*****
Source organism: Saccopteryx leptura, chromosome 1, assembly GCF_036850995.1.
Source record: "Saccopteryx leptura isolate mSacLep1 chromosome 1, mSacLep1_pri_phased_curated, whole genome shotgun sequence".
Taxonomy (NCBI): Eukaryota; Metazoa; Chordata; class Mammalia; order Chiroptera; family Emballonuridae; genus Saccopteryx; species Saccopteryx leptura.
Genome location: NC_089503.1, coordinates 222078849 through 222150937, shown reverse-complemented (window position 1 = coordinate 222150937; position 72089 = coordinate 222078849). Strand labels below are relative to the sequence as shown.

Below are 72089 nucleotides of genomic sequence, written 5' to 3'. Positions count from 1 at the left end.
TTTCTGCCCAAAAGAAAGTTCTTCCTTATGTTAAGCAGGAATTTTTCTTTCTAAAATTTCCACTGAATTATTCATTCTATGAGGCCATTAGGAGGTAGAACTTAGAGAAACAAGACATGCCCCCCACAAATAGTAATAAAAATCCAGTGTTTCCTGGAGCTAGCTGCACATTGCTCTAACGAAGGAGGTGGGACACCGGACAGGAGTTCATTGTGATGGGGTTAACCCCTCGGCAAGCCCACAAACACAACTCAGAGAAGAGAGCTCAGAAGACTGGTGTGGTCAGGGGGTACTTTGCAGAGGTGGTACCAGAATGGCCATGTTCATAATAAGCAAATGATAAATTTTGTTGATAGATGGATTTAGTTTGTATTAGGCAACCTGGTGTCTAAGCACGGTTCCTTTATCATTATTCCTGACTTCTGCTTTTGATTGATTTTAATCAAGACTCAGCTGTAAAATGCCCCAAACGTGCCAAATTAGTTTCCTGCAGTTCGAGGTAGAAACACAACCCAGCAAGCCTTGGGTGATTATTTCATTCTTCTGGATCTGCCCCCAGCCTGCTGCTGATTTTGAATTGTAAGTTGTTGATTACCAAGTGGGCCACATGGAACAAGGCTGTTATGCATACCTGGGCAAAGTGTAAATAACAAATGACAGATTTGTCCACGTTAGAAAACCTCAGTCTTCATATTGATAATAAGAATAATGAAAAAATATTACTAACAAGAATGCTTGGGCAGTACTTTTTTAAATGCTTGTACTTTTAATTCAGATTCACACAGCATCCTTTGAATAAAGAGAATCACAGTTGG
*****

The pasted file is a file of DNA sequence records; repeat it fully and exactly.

Source organism: Saccopteryx leptura, chromosome 1, assembly GCF_036850995.1.
Source record: "Saccopteryx leptura isolate mSacLep1 chromosome 1, mSacLep1_pri_phased_curated, whole genome shotgun sequence".
Taxonomy (NCBI): Eukaryota; Metazoa; Chordata; class Mammalia; order Chiroptera; family Emballonuridae; genus Saccopteryx; species Saccopteryx leptura.
Genome location: NC_089503.1, coordinates 222078849 through 222150937, shown reverse-complemented (window position 1 = coordinate 222150937; position 72089 = coordinate 222078849). Strand labels below are relative to the sequence as shown.

Below are 72089 nucleotides of genomic sequence, written 5' to 3'. Positions count from 1 at the left end.
TTTCTGCCCAAAAGAAAGTTCTTCCTTATGTTAAGCAGGAATTTTTCTTTCTAAAATTTCCACTGAATTATTCATTCTATGAGGCCATTAGGAGGTAGAACTTAGAGAAACAAGACATGCCCCCCACAAATAGTAATAAAAATCCAGTGTTTCCTGGAGCTAGCTGCACATTGCTCTAACGAAGGAGGTGGGACACCGGACAGGAGTTCATTGTGATGGGGTTAACCCCTCGGCAAGCCCACAAACACAACTCAGAGAAGAGAGCTCAGAAGACTGGTGTGGTCAGGGGGTACTTTGCAGAGGTGGTACCAGAATGGCCATGTTCATAATAAGCAAATGATAAATTTTGTTGATAGATGGATTTAGTTTGTATTAGGCAACCTGGTGTCTAAGCACGGTTCCTTTATCATTATTCCTGACTTCTGCTTTTGATTGATTTTAATCAAGACTCAGCTGTAAAATGCCCCAAACGTGCCAAATTAGTTTCCTGCAGTTCGAGGTAGAAACACAACCCAGCAAGCCTTGGGTGATTATTTCATTCTTCTGGATCTGCCCCCAGCCTGCTGCTGATTTTGAATTGTAAGTTGTTGATTACCAAGTGGGCCACATGGAACAAGGCTGTTATGCATACCTGGGCAAAGTGTAAATAACAAATGACAGATTTGTCCACGTTAGAAAACCTCAGTCTTCATATTGATAATAAGAATAATGAAAAAATATTACTAACAAGAATGCTTGGGCAGTACTTTTTTAAATGCTTGTACTTTTAATTCAGATTCACACAGCATCCTTTGAATAAAGAGAATCACAGTTGG